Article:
Two days after the Department of Health and Human Services (HHS) took steps to implement the contraception mandate, President Obama went with his wife and one daughter to a parish in the Episcopal Church, which supports the HHS mandate.
The president, Michelle, and Sasha Obama, who do not often attend church publicly, walked this morning to the nearby "St. John's Church, which is Episcopalian," the pool reporter noted. "The service was traditional Episcopal; at 11:57 a.m. the Obamas rose in turn with the other churchgoers and walked up to the altar where they all knelt together and received communion."
St. John's Church has been called "the Church of the Presidents" due to its proximity to the White House, but the parish -- which the Obamas last attended in December -- is part of a church body sympathetic to Obama's contraception mandate, which many religious institutions and groups have opposed as an infringement of religious liberty.
The Episcopal Church has "endorsed" the mandate, according to Christian Newswire, and is a member organization of the Religious Coalition for Reproductive Rights, which recently denounced the Roman Catholic bishops and others who oppose the mandate. "The Catholic hierarchy and some religious extremist groups have turned the inclusion of contraception coverage in the health care law into a public battle about their 'religious freedom,'" said Reverend Alethea Smith-Withers of the RCRC Board of Directors. "The opposite is the case. They are using religion as a cover to discriminate against women."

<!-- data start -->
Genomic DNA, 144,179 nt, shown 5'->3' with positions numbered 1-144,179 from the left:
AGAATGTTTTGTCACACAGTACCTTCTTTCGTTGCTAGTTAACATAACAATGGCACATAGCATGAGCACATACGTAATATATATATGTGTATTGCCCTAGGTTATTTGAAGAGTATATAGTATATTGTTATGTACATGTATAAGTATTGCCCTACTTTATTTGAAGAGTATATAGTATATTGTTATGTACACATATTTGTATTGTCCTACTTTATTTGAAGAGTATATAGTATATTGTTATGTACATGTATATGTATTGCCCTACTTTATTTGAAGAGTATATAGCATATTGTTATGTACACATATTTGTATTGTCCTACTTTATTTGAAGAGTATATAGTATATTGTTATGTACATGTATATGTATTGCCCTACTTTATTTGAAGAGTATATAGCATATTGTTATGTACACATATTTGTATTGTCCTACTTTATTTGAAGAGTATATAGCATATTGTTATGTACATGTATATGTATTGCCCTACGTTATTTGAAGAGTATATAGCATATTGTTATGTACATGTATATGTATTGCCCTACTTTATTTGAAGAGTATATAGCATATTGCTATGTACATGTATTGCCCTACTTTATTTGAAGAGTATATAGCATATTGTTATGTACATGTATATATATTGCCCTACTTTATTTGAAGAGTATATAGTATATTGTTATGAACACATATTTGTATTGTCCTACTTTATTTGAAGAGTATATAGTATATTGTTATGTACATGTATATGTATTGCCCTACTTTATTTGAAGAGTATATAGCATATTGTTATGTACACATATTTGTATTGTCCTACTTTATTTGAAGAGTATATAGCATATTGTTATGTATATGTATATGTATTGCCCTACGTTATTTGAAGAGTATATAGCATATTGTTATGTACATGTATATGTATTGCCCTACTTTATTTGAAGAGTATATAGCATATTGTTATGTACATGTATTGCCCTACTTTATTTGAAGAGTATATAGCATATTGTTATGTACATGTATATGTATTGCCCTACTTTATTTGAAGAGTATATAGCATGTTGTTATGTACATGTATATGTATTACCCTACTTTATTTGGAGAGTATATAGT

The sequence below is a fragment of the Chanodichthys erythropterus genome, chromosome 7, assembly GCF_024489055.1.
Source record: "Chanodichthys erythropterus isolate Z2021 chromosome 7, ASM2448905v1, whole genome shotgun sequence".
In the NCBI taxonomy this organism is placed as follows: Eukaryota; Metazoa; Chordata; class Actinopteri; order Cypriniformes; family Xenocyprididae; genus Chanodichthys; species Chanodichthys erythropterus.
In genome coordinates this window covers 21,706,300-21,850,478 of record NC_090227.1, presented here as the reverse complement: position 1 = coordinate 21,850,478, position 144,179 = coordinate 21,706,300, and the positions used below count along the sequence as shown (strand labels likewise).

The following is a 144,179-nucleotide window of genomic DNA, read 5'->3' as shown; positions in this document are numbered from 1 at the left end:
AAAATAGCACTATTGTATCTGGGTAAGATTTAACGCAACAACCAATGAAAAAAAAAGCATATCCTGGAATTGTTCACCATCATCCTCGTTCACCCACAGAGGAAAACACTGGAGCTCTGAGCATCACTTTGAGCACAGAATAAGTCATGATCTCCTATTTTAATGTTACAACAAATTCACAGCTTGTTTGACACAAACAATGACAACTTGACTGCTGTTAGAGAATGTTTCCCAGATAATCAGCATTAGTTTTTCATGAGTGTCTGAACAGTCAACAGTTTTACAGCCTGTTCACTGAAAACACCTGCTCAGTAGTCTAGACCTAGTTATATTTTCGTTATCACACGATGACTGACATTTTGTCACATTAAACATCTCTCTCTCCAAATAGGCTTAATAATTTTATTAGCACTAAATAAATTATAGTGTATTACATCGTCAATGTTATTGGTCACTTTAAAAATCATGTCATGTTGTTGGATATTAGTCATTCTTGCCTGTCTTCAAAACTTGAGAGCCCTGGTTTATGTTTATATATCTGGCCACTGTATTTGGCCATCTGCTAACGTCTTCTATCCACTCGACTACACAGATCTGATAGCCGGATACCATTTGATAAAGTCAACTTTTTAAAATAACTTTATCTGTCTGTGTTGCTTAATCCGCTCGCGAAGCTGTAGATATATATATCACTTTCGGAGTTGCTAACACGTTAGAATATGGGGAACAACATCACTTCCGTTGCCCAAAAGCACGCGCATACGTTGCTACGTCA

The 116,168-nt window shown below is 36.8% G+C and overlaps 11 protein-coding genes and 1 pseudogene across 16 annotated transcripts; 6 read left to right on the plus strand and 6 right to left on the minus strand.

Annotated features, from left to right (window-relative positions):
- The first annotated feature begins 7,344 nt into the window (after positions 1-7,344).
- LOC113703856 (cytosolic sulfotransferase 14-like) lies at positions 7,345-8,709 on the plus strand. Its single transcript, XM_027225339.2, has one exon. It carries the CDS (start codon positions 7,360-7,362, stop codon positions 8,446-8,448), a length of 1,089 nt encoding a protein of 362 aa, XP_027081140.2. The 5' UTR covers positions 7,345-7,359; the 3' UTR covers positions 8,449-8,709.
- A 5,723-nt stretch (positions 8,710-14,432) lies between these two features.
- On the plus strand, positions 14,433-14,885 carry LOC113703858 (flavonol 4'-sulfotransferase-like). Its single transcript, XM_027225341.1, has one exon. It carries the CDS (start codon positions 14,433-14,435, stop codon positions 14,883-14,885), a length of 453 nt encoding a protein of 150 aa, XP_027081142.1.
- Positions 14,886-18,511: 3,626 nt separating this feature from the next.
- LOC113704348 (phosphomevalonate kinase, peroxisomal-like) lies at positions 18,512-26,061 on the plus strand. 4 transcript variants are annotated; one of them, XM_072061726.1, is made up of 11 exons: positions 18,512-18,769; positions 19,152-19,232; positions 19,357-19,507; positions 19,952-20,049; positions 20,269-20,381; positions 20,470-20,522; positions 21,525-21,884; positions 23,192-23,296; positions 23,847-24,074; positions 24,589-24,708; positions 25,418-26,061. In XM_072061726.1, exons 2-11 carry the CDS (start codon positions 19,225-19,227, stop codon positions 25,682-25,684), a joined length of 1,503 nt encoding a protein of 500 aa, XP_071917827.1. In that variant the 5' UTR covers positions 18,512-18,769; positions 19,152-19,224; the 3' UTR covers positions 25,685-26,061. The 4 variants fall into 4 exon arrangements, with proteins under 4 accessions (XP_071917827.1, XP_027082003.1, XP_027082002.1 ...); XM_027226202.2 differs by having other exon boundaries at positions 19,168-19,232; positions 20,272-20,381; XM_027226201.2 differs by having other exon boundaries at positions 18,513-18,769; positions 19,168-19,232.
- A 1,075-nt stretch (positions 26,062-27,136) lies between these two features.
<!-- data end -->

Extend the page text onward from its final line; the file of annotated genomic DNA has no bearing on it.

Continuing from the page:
Smith-Withers charge of discrimination repeats an accusation that mandate proponents have leveled at religious groups throughout the controversy. Rep. Jerry Nadler, D-N.Y., charged the Roman Catholics with attempting "to impose their religious beliefs on other people, on the employees of religiously affiliated hospitals and universities" by refusing to pay for those employees' contraception. Rep. Gwendolyn Moore, D-Wis., agreed, accusing the Roman Catholic Church of trying "to stand on its bully pulpit and separate women from critical, vital health care needs."
As The Washington Examiner observed, the American Civil Liberties Union also accused church groups of using "religion to discriminate and deny millions of women access to birth control."
The U.S. Conference of Catholic Bishops released a statement earlier this week explaining their position. "This is not about access to contraception, which is ubiquitous and inexpensive, even when it is not provided by the Church's hand and with the Church's funds," the bishops wrote on March 14. "This is not about the Bishops' somehow "banning contraception," when the U.S. Supreme Court took that issue off the table two generations ago. Indeed, this is not about the Church wanting to force anybody to do anything; it is instead about the federal government forcing the Church--consisting of its faithful and all but a few of its institutions--to act against Church teachings."
HHS Secretary Kathleen Sebelius has rejected the bishops' view. "The President’s policy respects religious liberty and makes free preventive services available to women," Sebelius said in a statement late Friday afternoon. "Today’s announcement is the next step toward fulfilling that commitment."